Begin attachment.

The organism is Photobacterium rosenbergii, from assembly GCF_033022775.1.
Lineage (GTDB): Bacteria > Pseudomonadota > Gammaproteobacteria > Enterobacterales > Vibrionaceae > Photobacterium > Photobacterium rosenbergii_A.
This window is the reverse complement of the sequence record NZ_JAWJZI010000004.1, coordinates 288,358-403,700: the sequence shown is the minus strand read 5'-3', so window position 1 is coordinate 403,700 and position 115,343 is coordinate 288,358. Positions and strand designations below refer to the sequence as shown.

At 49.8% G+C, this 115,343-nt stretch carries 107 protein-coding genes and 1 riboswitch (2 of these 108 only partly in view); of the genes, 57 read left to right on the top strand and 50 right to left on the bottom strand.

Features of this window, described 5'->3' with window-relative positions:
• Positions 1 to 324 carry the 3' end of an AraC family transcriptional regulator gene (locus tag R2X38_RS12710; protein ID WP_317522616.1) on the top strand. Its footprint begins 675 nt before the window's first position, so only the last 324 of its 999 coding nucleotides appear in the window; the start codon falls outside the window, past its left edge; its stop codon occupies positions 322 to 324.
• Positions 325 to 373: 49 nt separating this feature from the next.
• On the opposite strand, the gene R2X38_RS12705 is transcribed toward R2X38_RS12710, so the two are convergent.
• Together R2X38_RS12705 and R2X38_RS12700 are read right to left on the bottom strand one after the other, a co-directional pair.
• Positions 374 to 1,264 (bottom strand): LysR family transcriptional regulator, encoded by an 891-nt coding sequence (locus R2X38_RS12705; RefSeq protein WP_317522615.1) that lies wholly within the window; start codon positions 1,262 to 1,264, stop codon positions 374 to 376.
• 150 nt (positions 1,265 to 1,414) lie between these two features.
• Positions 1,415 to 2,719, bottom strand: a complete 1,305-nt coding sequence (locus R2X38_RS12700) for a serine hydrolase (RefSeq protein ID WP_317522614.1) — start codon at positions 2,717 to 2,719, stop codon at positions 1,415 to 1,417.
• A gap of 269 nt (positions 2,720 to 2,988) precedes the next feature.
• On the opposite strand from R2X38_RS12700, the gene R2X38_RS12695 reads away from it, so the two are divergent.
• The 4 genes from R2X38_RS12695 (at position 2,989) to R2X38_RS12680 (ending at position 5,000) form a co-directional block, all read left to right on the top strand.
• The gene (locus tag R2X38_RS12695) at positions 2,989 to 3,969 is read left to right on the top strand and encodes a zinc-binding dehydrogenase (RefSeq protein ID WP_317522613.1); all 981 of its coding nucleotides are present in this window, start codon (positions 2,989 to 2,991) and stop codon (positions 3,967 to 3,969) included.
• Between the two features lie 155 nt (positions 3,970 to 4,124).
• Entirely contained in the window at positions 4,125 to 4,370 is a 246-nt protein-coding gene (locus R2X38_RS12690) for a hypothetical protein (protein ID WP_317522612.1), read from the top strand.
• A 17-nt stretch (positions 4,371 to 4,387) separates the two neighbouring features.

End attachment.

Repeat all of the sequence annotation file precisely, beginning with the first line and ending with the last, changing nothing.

The organism is Photobacterium rosenbergii, from assembly GCF_033022775.1.
Lineage (GTDB): Bacteria > Pseudomonadota > Gammaproteobacteria > Enterobacterales > Vibrionaceae > Photobacterium > Photobacterium rosenbergii_A.
This window is the reverse complement of the sequence record NZ_JAWJZI010000004.1, coordinates 288,358-403,700: the sequence shown is the minus strand read 5'-3', so window position 1 is coordinate 403,700 and position 115,343 is coordinate 288,358. Positions and strand designations below refer to the sequence as shown.

At 49.8% G+C, this 115,343-nt stretch carries 107 protein-coding genes and 1 riboswitch (2 of these 108 only partly in view); of the genes, 57 read left to right on the top strand and 50 right to left on the bottom strand.

Features of this window, described 5'->3' with window-relative positions:
• Positions 1 to 324 carry the 3' end of an AraC family transcriptional regulator gene (locus tag R2X38_RS12710; protein ID WP_317522616.1) on the top strand. Its footprint begins 675 nt before the window's first position, so only the last 324 of its 999 coding nucleotides appear in the window; the start codon falls outside the window, past its left edge; its stop codon occupies positions 322 to 324.
• Positions 325 to 373: 49 nt separating this feature from the next.
• On the opposite strand, the gene R2X38_RS12705 is transcribed toward R2X38_RS12710, so the two are convergent.
• Together R2X38_RS12705 and R2X38_RS12700 are read right to left on the bottom strand one after the other, a co-directional pair.
• Positions 374 to 1,264 (bottom strand): LysR family transcriptional regulator, encoded by an 891-nt coding sequence (locus R2X38_RS12705; RefSeq protein WP_317522615.1) that lies wholly within the window; start codon positions 1,262 to 1,264, stop codon positions 374 to 376.
• 150 nt (positions 1,265 to 1,414) lie between these two features.
• Positions 1,415 to 2,719, bottom strand: a complete 1,305-nt coding sequence (locus R2X38_RS12700) for a serine hydrolase (RefSeq protein ID WP_317522614.1) — start codon at positions 2,717 to 2,719, stop codon at positions 1,415 to 1,417.
• A gap of 269 nt (positions 2,720 to 2,988) precedes the next feature.
• On the opposite strand from R2X38_RS12700, the gene R2X38_RS12695 reads away from it, so the two are divergent.
• The 4 genes from R2X38_RS12695 (at position 2,989) to R2X38_RS12680 (ending at position 5,000) form a co-directional block, all read left to right on the top strand.
• The gene (locus tag R2X38_RS12695) at positions 2,989 to 3,969 is read left to right on the top strand and encodes a zinc-binding dehydrogenase (RefSeq protein ID WP_317522613.1); all 981 of its coding nucleotides are present in this window, start codon (positions 2,989 to 2,991) and stop codon (positions 3,967 to 3,969) included.
• Between the two features lie 155 nt (positions 3,970 to 4,124).
• Entirely contained in the window at positions 4,125 to 4,370 is a 246-nt protein-coding gene (locus R2X38_RS12690) for a hypothetical protein (protein ID WP_317522612.1), read from the top strand.
• A 17-nt stretch (positions 4,371 to 4,387) separates the two neighbouring features.